Book Launch featuring Cider and Pulque Ahoy!

Network members who participated in our most recent conference, New Directions in Drinking Studies, may remember that the conference’s very first panel on “Alcohol and Authenticity” featured presentations on Welsh craft cider and Mexican pulque by Emma-Jayne Abbots and myself respectively. We have been working all year on a larger project, that includes study of foods as well, called Consuming Authenticities: Time, Place and the Past in the Construction of ‘Authentic’ Foods and Drinks.

Our work is culminating in a few weeks time with the very exciting launch of our recipe-style book Authentic Recipes from Around the World, to which network members are warmly invited! It’s happening on 23 October, 4-7pm, in Senate House, London (more details in the invitation below).

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The book explores the idea of authenticity in relation to 4 different foods and drinks – pulque (an alcoholic drink from Mexico), acaraje (a street food from Brazil), Welsh craft cider and flaounes (celebration Easter pies from Cyprus, that Great British Bake Off fans might recognise from the episode two weeks ago!). The book has been co-written by an interdisciplinary team of academics and numerous non-academic professionals and producers, several of whom will be speaking at the Launch event in the “storytelling” session. I hope the launch will be of interest to network members – it’s free to attend, there will be a provided dinner and a selection of yummy self-creations, and copies of the book will be distributed too! Please just let me know (dt151@le.ac.uk) if you plan on coming, so we can keep track of numbers. Hope to see some of you there!!

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Research Clusters, Sep 2015

Since its foundation in 2010, the network has attracted c.120 members from multiple disciplines and established a vibrant, collegiate forum where we share ideas in this growing field. We want to maintain this forum as it currently operates, but we also believe the network has enormous potential for nurturing more sustained and ambitious collaborative research. The aim is to create a framework where members can (if they so wish) use the network to enhance their own research agendas, at the same time as pooling our collective expertise to tackle some of the big questions in the field.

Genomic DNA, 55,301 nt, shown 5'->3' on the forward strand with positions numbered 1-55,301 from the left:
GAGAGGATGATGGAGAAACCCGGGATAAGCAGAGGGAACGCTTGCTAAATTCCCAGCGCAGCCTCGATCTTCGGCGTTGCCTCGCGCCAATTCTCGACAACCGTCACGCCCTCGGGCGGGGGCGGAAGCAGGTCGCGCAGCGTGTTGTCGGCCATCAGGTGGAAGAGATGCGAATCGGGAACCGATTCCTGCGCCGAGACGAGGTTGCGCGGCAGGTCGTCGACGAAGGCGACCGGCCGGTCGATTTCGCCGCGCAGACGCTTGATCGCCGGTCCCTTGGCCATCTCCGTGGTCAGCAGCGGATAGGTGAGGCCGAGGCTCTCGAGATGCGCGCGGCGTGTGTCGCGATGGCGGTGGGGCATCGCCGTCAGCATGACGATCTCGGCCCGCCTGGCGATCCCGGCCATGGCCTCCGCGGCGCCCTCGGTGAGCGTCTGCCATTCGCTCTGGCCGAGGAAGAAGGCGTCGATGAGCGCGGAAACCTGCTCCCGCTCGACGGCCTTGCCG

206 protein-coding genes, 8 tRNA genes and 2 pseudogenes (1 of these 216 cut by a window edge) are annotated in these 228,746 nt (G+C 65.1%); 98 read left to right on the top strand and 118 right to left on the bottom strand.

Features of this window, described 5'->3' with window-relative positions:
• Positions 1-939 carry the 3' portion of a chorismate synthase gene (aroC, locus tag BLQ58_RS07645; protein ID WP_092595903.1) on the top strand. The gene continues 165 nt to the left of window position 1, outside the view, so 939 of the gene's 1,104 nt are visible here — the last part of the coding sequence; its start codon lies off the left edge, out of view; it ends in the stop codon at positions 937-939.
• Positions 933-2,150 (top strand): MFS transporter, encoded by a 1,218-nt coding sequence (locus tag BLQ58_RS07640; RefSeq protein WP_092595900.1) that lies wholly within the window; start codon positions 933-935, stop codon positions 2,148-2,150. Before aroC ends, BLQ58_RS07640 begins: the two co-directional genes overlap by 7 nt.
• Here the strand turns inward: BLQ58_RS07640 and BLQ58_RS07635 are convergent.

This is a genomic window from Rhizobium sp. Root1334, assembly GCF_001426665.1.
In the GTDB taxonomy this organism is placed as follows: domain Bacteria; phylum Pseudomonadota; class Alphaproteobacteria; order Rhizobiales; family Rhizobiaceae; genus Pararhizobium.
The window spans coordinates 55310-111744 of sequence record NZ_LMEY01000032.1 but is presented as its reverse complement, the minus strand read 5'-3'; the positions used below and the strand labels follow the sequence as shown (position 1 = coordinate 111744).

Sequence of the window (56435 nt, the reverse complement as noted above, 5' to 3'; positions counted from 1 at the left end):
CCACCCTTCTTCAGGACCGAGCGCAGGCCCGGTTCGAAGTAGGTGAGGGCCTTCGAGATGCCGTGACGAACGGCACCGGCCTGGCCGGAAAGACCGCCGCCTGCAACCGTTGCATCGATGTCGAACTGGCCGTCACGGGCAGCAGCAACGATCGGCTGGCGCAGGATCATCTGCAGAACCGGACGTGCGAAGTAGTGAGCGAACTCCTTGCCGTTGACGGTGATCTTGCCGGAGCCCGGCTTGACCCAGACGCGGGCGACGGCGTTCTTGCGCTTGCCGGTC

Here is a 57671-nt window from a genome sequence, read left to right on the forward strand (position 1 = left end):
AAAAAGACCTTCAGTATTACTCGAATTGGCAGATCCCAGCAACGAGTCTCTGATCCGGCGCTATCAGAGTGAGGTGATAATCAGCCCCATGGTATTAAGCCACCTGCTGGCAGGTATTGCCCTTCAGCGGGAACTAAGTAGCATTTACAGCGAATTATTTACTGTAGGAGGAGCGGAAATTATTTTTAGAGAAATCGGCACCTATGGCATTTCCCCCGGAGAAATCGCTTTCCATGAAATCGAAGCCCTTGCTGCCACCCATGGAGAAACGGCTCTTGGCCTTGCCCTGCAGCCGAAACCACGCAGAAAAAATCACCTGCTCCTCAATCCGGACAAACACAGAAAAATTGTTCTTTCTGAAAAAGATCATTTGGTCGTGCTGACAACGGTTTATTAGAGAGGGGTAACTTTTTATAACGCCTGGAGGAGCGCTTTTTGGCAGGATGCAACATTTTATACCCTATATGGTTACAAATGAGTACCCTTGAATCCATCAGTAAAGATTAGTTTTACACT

Cluster 1: Identities and Diversity

Cluster 2: Time and Temporalities

Cluster 3: Craft and Artisanal

Cluster 4: Pubs and Bars

Cluster 5: Understanding Excess

With this objective in mind, we are establishing five research clusters that build on overlapping areas of research interests of network members and foster new directions of research in the field. Each cluster is led by 2-3 co-ordinators and network members are invited to affiliate themselves with the clusters of their choice (any number). Clusters have a mandate to pursue research activity around their theme, but this activity might take many different forms depending on the interests and wishes of cluster members. In the first instance, co-ordinators will shape and drive this activity, but other members of each cluster can become more actively involved as appropriate.